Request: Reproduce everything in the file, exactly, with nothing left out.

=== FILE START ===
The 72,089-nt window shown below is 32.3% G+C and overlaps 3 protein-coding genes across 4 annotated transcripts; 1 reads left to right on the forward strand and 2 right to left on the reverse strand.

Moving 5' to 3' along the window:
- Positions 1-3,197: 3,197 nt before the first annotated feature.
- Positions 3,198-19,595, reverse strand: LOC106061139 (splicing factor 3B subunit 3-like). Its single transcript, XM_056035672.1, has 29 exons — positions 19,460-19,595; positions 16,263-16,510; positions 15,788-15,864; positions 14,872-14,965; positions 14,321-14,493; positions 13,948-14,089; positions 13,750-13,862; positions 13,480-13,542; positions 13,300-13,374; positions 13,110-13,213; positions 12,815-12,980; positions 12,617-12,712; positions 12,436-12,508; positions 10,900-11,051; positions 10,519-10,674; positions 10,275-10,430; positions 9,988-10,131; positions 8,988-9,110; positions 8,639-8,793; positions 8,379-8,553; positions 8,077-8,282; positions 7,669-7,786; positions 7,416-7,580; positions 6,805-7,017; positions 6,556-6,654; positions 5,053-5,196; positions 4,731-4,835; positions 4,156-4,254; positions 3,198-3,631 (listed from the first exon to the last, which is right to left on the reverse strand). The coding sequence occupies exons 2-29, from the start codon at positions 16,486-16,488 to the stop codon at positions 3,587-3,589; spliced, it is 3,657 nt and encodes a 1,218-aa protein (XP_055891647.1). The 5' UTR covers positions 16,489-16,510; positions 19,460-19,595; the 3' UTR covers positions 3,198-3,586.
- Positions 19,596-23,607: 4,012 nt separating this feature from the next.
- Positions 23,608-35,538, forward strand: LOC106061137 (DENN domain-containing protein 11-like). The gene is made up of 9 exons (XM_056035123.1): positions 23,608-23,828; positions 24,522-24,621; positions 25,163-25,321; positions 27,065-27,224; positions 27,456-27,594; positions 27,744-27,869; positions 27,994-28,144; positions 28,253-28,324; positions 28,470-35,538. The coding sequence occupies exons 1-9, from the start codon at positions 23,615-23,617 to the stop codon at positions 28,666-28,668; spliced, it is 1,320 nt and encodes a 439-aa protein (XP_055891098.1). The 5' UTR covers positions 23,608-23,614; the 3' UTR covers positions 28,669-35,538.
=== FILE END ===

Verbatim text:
The 72,089-nt window shown below is 32.3% G+C and overlaps 3 protein-coding genes across 4 annotated transcripts; 1 reads left to right on the forward strand and 2 right to left on the reverse strand.

Moving 5' to 3' along the window:
- Positions 1-3,197: 3,197 nt before the first annotated feature.
- Positions 3,198-19,595, reverse strand: LOC106061139 (splicing factor 3B subunit 3-like). Its single transcript, XM_056035672.1, has 29 exons — positions 19,460-19,595; positions 16,263-16,510; positions 15,788-15,864; positions 14,872-14,965; positions 14,321-14,493; positions 13,948-14,089; positions 13,750-13,862; positions 13,480-13,542; positions 13,300-13,374; positions 13,110-13,213; positions 12,815-12,980; positions 12,617-12,712; positions 12,436-12,508; positions 10,900-11,051; positions 10,519-10,674; positions 10,275-10,430; positions 9,988-10,131; positions 8,988-9,110; positions 8,639-8,793; positions 8,379-8,553; positions 8,077-8,282; positions 7,669-7,786; positions 7,416-7,580; positions 6,805-7,017; positions 6,556-6,654; positions 5,053-5,196; positions 4,731-4,835; positions 4,156-4,254; positions 3,198-3,631 (listed from the first exon to the last, which is right to left on the reverse strand). The coding sequence occupies exons 2-29, from the start codon at positions 16,486-16,488 to the stop codon at positions 3,587-3,589; spliced, it is 3,657 nt and encodes a 1,218-aa protein (XP_055891647.1). The 5' UTR covers positions 16,489-16,510; positions 19,460-19,595; the 3' UTR covers positions 3,198-3,586.
- Positions 19,596-23,607: 4,012 nt separating this feature from the next.
- Positions 23,608-35,538, forward strand: LOC106061137 (DENN domain-containing protein 11-like). The gene is made up of 9 exons (XM_056035123.1): positions 23,608-23,828; positions 24,522-24,621; positions 25,163-25,321; positions 27,065-27,224; positions 27,456-27,594; positions 27,744-27,869; positions 27,994-28,144; positions 28,253-28,324; positions 28,470-35,538. The coding sequence occupies exons 1-9, from the start codon at positions 23,615-23,617 to the stop codon at positions 28,666-28,668; spliced, it is 1,320 nt and encodes a 439-aa protein (XP_055891098.1). The 5' UTR covers positions 23,608-23,614; the 3' UTR covers positions 28,669-35,538.